January 18, 2002, 12:00 AM

The good, the bad and the ugly in merchandise returns

15% of retailers include prepaid return labels with orders and 24% require a return authorization, the e-tailing group reports. A fifth send e-mail acknowledging the return was received and some use that e-mail to pitch shopping at the site again.

Some online retailers are learning the benefits of using e-mailed return acknowledgments as a merchandising tool, says Kylee Magno, senior analyst with the Chicago-based consultants the e-tailing group inc. In the e-tailing group’s fourth quarter Mystery Shopping Scan survey, 21% of retailers so far-results are still coming in-have acknowledged the return of a purchase with an e-mail. While the consulting firm did not specifically track how many offered e-mail acknowledgments in previous surveys, Magno says the practice was not widespread enough even in the second quarter to have registered with researchers. And now some even are using the return acknowledgment to pitch further shopping at the site, she says. “It’s a nice little merchandising tool,” Magno says.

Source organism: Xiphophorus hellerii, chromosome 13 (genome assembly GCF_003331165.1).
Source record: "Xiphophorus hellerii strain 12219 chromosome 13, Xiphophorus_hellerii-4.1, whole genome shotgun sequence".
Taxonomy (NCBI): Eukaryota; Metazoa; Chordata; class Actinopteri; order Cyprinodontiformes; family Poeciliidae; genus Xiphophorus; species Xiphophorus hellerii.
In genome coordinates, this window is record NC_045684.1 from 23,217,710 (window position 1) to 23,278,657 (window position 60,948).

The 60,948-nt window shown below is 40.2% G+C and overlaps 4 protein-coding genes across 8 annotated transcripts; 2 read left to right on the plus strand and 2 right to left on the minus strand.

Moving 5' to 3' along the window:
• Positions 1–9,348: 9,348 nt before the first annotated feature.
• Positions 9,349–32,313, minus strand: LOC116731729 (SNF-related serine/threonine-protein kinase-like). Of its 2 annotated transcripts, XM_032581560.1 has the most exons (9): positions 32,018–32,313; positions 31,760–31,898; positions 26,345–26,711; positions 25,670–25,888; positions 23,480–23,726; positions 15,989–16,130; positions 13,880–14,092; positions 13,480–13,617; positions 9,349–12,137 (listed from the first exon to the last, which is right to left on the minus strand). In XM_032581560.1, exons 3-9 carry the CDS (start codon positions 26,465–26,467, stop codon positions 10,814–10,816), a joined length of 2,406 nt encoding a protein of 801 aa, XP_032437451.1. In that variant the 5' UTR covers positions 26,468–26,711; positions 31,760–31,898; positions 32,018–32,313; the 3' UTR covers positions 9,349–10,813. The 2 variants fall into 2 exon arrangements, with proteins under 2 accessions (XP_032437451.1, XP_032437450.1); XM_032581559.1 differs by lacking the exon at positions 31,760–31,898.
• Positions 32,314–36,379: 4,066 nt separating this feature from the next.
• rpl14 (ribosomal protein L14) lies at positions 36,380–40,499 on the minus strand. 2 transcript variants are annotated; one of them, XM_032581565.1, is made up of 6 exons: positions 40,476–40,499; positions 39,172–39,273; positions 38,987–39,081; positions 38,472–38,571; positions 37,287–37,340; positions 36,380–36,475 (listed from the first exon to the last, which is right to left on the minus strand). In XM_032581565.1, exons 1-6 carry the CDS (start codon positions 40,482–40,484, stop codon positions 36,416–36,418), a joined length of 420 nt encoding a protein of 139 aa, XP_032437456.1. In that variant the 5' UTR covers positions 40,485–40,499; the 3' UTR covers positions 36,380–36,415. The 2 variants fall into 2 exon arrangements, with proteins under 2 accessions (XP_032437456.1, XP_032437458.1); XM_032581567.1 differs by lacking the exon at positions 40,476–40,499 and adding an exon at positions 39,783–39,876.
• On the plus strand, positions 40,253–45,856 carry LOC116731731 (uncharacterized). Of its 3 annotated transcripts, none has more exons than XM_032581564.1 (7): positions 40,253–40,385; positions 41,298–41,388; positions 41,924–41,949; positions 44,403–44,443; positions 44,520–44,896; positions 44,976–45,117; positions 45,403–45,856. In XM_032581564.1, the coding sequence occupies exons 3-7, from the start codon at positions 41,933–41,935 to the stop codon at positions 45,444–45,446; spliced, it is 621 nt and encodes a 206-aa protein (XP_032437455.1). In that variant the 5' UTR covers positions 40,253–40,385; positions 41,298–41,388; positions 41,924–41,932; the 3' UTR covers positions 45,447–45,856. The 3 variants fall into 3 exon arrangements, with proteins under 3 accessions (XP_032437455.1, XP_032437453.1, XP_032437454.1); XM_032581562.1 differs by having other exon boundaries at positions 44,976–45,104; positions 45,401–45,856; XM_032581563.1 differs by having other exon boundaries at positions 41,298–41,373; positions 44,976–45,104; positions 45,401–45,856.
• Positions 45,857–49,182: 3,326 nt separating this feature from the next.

Some retailers, however, still have a long way to go to make the returns process less frustrating for consumers, the firm says. In its survey of 100 shopping sites, the e-tailing group found that 24% require a return authorization before they’ll accept merchandise back. “The optimal service to the consumer would be to not have to obtain a return authorization at all,” says Lauren Freedman, president. “Those that require a return authorization have probably adapted an existing system.”

Magno reports that with three retailers she had to call more than once to obtain an authorization, including one retailer where she sat on hold for 25 minutes before a message came on telling her that all customer service reps were busy and that she should call back later. She then e-mailed the retailer and received no response. At yet another retailer, she had to call four times and when she finally reached someone, she was told that she was past the 30-day return window and so couldn’t send the merchandise back. After making the case that the delay was the retailer’s fault, the company agreed to take the merchandise back--and said her return authorization label would arrive in about a week.

The survey also found that 15% provide prepaid return labels and 4% make return forms accessible at their web sites.

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